One sad part about researching stuff on the internet is that merely searching and skimming headlines makes us believe that we understand something better4. We still likely don't have the knowledge to decide which headlines may be true and we certainly never read the articles and checked the credentials of those that wrote them. We likely never even checked to see if the headline matches what the article was about, it often doesn't.
Yet, simply searching makes us feel like we gained understanding.
I see this all the time at work building sites. A customer comes to me with an idea and knows how it should be executed because they read a few programming blogs. I usually end the conversation line by asking them if they came to me to talk to an expert or if they just wanted someone to execute on their new knowledge? If it's the expert, I build them what they need. If they want someone to do what they're told they find someone else to work with.
When searching for stuff inside my field of expertise, I can get by with headline and skimming. I have over a decade of building WordPress sites to a fall back on as I judge the worth of something. When researching something outside my field of expertise I need to check credentials and find the original sources to understand what's really going on.
One great example is the idea that we're more productive with multiple monitors. I ended up tracking down studies that people cited showing this and I'm not convinced. The task people were asked to perform was so narrow that I do believe it was better with multiple monitors. But people don't just have 2 spreadsheets open to copy data back and forth. They have email, chat, social media, and some news site open. Confronted with all the distractions that can be available on your screen are you really more productive with more screen real estate or are you multi-tasking more and getting less done?
I haven't seen replicable research that draws this distinction so I remain sceptical about multiple monitors and productivity.
There is an awkward point in many parts of life where you've known someone long enough that you have some type of shared history and yet you still can't remember their name. It feels bad to ask what their name is because you should know it, and it's even worse if they know and use your name.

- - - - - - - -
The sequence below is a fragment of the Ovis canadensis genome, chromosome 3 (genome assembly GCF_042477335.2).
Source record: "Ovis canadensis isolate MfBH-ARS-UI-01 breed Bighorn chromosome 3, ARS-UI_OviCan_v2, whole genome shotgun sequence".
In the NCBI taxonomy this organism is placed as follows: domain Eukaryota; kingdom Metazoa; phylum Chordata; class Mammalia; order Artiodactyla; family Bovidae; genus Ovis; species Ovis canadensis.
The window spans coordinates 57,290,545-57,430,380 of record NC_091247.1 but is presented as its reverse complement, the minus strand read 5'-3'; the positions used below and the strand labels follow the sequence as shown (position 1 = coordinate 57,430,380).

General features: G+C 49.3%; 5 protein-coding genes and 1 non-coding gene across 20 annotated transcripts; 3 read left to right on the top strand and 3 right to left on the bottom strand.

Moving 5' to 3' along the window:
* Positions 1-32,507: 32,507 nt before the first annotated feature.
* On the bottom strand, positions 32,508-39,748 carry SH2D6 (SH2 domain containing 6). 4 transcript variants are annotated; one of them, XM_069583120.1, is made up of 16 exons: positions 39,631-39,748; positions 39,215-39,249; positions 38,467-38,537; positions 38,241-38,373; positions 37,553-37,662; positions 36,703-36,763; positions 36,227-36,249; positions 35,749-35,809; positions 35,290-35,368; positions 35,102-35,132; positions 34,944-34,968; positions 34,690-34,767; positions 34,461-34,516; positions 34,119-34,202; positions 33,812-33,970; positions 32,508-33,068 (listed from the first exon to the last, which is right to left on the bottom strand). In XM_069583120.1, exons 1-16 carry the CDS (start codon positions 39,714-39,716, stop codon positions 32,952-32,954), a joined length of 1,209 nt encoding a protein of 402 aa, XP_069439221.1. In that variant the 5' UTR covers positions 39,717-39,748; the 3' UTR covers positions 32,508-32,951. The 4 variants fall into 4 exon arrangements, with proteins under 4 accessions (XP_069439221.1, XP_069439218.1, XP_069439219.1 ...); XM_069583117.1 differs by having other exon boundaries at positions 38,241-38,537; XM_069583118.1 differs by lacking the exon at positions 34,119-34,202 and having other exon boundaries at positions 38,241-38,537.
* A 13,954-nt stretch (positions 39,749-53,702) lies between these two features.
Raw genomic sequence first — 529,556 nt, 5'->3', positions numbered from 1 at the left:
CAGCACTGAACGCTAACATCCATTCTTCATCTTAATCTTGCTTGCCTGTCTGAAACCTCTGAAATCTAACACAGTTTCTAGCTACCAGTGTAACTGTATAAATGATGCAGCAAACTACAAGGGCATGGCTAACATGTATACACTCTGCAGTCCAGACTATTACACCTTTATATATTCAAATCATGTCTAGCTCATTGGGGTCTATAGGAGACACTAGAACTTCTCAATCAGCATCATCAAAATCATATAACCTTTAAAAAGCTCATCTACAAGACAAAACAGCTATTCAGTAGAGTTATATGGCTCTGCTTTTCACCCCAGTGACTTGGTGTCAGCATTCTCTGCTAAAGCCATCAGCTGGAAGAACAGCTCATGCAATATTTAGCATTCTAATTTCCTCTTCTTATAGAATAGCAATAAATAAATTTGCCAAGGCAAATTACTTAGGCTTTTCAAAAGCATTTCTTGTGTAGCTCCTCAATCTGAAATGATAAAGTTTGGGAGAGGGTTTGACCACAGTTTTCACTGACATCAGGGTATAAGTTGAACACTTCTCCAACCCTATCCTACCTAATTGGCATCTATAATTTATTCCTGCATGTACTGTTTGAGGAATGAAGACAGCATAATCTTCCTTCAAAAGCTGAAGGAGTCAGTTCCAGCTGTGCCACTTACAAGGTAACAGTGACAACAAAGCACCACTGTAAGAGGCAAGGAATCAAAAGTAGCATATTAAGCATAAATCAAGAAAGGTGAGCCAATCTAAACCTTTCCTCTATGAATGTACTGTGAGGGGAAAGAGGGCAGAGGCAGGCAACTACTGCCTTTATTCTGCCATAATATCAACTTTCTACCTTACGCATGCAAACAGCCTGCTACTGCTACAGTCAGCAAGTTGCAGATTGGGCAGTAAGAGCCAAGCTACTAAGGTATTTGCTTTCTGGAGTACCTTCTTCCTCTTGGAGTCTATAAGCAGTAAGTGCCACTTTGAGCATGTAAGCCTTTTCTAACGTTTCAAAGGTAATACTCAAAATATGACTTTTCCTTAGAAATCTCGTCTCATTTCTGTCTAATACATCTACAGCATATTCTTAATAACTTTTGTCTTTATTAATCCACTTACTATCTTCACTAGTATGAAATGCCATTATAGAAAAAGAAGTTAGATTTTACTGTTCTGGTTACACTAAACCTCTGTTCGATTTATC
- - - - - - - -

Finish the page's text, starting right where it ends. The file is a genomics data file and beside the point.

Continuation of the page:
There is a parallel situation in many organizations in Life. We deal with many customers at work and it seems like so many of the other people I work with just know the abbreviations we use for partners. Yet, I have no idea what many of them are and even by looking at the letter
SS I'm not prompted to think of the specific partner they refer to.
In truth, there is almost always someone else that feels they can't ask the exact same question you're wondering about. They've been there longer, or feel they have more to risk by know appearing to know something. For women and minorities, they are in fact risking someone viewing them as bad at their job when they ask this question.
This is why I've decided that I'll ask the question. I'll ask what the client abbreviation is. I'll ask how long the 800m line is at the gym, because it's not a track and it's simply a faded tape line. I'll risk feeling inferior, because it's likely that someone else has the same question and doesn't feel like they can ask it. most no one has
If you were to list my areas of expertie I'd say I'm a decent PHP programmer that knows WordPress to a very deeep level. I'm a well equipped trail runner that has worked his way out of many issues that others would have needed to call Search & Rescue for. I've rescued others when they were not prepared for the terrain. I've been a cyclist since 1994 and can handle a bike better than many.
But that's where my expertise ends. I'm not an expert in cognitive biases. I may just know enough to do damage to you as you read this. I try hard to be aware of when I'm an expert, and when I'm merely guessing and have little knowledge to fall back on.
Unfortunately this isn't something that recognized in society. Some movie star weighs in on politics and people soak up the opinion as if they're truly a political expert5. In fact the biggest mistake that most experts make is to assume their expertise in one field translates to expertise in any other field at all. An actor that's read some books and talked to some people about a topic is no more an expert on political theory than anyone else is that did the same amount of work.
They're only expertise is to be an actor. An influencer is maybe someone you should listen to about personal branding, but in almost any other area they have no idea what they're talking about. Worse yet, when you're popular and espouse a view in a public manner it makes it much harder to change your mind6, because the internet has a long memory and we never want to be called wrong.
The world would be a much better place if we ignored most of what famous people had to say outside of their specific field of experience. We would all be better off if we're free to acknowledge that at one point in our lives we had bad ideas that we no longer believe.
I know I used to hold ideas that I now abhor.
If you want to dig deeper then I have three book recommendations for you.